Control of organ asymmetry in flowers of Antirrhinum

Cell. 1999 Nov 12;99(4):367-76. doi: 10.1016/s0092-8674(00)81523-8.


Organ asymmetry is thought to have evolved many times independently in plants. In Antirrhinum, asymmetry of the flower and its component organs requires cyc and dich gene activity. We show that, like cyc, the dich gene encodes a product belonging to the TCP family of DNA-binding proteins that is first expressed in the dorsal domain of early floral meristems. However, whereas cyc continues to be expressed throughout dorsal regions, expression of dich eventually becomes restricted to the most dorsal half of each dorsal petal. This correlates with the effects of dich mutations and ectopic cyc expression on petal shape, providing an indication that plant organ asymmetry can reflect subdomains of gene activity. Taken together, the results indicate that plant organ asymmetry can arise through a series of steps during which early asymmetry in the developing meristem is progressively built upon.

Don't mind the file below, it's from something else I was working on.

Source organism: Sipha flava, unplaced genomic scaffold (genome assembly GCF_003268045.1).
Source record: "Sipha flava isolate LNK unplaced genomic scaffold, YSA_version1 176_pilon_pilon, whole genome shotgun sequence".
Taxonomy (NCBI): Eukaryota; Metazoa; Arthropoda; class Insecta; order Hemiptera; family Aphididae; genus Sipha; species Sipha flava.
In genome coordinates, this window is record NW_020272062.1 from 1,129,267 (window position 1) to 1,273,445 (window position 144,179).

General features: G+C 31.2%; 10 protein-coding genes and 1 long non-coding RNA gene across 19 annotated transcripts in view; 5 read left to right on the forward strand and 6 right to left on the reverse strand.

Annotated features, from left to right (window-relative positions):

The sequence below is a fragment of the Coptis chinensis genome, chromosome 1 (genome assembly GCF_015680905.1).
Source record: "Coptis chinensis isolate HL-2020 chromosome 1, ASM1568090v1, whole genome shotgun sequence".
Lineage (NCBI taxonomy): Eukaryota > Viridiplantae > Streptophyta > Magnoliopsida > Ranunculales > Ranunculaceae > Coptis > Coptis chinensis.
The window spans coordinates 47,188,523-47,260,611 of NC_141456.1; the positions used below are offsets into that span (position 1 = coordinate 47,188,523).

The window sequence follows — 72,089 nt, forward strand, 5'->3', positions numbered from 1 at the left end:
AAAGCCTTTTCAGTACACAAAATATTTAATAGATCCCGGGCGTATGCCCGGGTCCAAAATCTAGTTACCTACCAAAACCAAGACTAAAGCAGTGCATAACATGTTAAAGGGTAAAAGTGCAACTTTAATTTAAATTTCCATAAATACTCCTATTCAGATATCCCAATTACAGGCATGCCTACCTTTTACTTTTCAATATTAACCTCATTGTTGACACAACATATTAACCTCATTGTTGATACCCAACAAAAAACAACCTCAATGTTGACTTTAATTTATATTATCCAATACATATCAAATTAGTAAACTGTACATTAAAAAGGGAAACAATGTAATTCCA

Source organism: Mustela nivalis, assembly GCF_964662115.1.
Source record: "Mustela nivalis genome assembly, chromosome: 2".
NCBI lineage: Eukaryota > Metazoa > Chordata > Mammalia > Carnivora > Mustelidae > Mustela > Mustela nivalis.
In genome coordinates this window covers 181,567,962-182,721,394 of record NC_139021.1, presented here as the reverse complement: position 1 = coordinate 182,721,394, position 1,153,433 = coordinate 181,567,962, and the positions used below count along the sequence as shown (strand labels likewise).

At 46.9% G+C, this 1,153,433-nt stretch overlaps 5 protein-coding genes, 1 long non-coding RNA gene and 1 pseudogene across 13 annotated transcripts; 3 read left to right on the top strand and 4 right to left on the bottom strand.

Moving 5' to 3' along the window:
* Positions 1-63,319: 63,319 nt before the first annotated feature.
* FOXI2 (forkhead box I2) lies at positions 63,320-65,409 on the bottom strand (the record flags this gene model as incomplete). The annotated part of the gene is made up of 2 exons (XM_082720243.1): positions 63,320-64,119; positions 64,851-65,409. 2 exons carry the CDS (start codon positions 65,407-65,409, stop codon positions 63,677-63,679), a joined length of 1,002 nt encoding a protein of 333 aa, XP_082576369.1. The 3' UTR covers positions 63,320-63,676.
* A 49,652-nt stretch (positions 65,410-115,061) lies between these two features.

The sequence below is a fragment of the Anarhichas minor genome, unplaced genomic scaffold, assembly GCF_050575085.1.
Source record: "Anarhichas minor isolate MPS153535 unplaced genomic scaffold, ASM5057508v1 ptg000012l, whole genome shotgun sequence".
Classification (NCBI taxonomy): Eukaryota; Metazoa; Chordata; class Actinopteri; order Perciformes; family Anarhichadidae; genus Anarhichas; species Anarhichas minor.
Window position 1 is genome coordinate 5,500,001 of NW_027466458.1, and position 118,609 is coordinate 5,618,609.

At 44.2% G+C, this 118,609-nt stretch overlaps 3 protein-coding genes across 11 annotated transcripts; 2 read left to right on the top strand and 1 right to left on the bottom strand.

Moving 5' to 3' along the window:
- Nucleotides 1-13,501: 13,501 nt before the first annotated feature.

Publication types

  • Research Support, Non-U.S. Gov't

MeSH terms

  • Amino Acid Sequence
  • Base Sequence
  • DNA Transposable Elements
  • DNA, Plant
  • Molecular Sequence Data
  • Mutagenesis, Insertional
  • Mutation
  • Phenotype
  • Plant Physiological Phenomena
  • Plant Proteins / biosynthesis
  • Plant Proteins / genetics
  • Plant Proteins / isolation & purification
  • Plant Proteins / physiology*
  • Plant Structures / physiology*
  • Sequence Homology, Amino Acid


  • DNA Transposable Elements
  • DNA, Plant
  • Plant Proteins
  • dich protein, Antirrhinum majus

Associated data

  • GENBANK/AF199465